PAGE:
AWAKE movie review is here. The short movie by Atul Mongia ’s is available free on Mami Year Round Programme Home Theatre from today – May 9 to May 16, 2020.
Immediate reaction when the end credits roll
A ‘picture’ in moving stills.
AWAKE movie review
A story of a photographer Sameera (Ishika Mohan Motwane) and her struggles with her desires, dreams and reality told through her cryptic relationship with her husband Vikram (Yudhishtir Urs). The 23 minutes short movie begins with Sameera indulged in her desirable routine – photo shoot of couple (Chaitanya Hegde and Ruchi Narain).
It seems to be a normal conversation between Sameera and her clients, things take mysteriously metamorphic turns when Sameera is shown performing her mundane duties as a housewife and attending her husband Vikram who is on a wheel chair and cannot speak or move.
Atul Mongia uses the disease of Vikram as a metaphor in depicting the routine/boredom in the life of Sameera and many other coupes like her.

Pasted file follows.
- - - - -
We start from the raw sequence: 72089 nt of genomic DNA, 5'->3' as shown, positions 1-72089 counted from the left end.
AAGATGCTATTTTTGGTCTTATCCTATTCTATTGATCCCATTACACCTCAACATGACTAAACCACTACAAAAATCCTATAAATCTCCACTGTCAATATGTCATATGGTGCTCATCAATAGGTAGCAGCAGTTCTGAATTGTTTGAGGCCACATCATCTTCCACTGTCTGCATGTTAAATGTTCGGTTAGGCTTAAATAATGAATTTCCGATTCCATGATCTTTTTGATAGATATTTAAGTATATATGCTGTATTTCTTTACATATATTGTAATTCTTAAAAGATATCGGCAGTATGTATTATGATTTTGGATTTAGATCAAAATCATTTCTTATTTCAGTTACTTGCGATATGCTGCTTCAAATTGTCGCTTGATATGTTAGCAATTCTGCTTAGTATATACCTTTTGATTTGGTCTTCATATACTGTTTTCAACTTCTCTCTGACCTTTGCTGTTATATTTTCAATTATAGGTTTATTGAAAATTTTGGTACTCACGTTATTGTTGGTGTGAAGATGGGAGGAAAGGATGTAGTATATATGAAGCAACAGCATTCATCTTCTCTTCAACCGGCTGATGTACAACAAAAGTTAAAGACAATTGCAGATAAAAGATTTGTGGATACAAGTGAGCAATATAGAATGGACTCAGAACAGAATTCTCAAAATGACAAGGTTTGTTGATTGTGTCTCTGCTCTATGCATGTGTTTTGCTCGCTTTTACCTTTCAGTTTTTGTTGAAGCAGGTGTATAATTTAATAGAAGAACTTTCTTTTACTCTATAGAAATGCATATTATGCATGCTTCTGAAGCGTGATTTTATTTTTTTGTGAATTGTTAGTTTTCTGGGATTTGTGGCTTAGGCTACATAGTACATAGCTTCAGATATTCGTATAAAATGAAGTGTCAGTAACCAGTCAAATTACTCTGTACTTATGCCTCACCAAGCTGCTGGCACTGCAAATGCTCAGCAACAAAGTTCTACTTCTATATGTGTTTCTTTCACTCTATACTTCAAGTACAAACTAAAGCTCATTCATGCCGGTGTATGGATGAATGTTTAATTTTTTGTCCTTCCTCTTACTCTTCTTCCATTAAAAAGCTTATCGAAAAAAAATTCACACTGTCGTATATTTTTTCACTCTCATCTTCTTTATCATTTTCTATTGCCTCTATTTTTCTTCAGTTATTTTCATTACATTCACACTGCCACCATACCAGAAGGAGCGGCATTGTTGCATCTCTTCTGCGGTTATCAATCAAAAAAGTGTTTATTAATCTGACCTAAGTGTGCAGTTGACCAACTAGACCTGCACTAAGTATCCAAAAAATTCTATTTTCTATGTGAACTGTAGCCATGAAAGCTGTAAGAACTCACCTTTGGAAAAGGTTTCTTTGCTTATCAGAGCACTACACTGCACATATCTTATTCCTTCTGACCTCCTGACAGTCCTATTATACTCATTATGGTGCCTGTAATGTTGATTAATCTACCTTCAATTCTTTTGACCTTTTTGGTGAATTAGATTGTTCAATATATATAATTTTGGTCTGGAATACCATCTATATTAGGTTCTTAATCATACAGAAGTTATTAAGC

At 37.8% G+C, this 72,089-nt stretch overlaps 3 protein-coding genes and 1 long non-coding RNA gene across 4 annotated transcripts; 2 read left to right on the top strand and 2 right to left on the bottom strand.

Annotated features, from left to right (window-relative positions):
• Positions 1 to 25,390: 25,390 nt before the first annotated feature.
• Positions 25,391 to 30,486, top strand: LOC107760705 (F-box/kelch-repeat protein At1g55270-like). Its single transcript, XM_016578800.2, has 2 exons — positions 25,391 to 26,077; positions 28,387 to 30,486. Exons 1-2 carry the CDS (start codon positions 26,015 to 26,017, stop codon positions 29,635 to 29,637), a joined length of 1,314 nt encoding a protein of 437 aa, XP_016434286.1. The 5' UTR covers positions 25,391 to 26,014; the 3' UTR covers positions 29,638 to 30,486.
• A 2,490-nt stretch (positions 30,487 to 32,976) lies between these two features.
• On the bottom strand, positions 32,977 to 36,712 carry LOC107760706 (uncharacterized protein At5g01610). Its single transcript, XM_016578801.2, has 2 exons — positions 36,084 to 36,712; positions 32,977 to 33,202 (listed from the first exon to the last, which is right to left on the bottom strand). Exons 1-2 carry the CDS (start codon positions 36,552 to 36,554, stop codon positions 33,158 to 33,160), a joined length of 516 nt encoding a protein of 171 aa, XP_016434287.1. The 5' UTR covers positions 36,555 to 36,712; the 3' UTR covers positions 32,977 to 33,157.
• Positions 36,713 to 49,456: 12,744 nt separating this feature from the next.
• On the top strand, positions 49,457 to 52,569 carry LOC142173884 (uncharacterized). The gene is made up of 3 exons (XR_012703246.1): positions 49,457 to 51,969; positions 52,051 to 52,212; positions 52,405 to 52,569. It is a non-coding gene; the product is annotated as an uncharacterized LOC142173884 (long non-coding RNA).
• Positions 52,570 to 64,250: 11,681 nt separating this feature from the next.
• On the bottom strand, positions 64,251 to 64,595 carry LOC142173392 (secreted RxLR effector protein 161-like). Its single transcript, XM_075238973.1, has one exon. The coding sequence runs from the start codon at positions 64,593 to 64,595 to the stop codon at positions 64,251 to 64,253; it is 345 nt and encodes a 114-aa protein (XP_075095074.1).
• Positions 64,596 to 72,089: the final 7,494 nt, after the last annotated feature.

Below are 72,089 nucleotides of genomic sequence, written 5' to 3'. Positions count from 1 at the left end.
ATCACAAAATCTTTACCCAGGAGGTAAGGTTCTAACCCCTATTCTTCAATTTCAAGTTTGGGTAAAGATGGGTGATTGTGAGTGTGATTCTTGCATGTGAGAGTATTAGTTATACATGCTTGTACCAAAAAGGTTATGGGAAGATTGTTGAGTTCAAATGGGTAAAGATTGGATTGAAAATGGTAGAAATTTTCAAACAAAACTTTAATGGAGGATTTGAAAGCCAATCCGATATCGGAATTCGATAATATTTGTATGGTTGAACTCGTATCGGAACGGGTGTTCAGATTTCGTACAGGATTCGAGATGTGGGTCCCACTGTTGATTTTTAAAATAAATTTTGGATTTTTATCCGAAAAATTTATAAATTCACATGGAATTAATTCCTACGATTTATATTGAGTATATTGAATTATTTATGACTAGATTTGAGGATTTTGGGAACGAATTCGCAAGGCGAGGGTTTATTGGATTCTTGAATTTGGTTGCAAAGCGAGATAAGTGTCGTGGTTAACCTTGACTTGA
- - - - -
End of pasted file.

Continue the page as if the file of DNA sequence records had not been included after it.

A comment on relationship, commitment that has fallen prey to the set norms.
Sameera a photographer whose pictures fill life in the life of her clients in an unfortunate twist of fate finds her life tied, freezed in a frame which she cannot discard.
Sameera copes with her reality as pleasant memories from past haunt her present. Sameera is haunted by the times spend with Vikram when things where cheerful and the return of her old buddy Nikhil (Nicholas Brown ) which tempts her vulnerability. On the other hand her pals Maggie (Reshmy Kurian) and Suhas (Suhaas Ahuja) have advised her to movie on.
Sameera is now a prisoner of her desires and duties/responsibility in which she has found herself ‘framed’.
Atul Mongia’s easy going and casual approach works for most of the part as the concept is strong. The Meta does get established and the writer director uses images to create the desirable moment.
The performance of Ishika Mohan Motwane is natural while the others – Yudhishtir Urs, Nicholas Brown, Reshmy Kurien and Suhaas Ahuja do chip in with adequate support.
Atul Mongia’s AWAKE has an open ending –some may call it as a beginning, while some may end up guessing and searching for a clue or say ‘framed’ may be. In certain relationship gets very difficult to draw a line on what is love and what you call as control.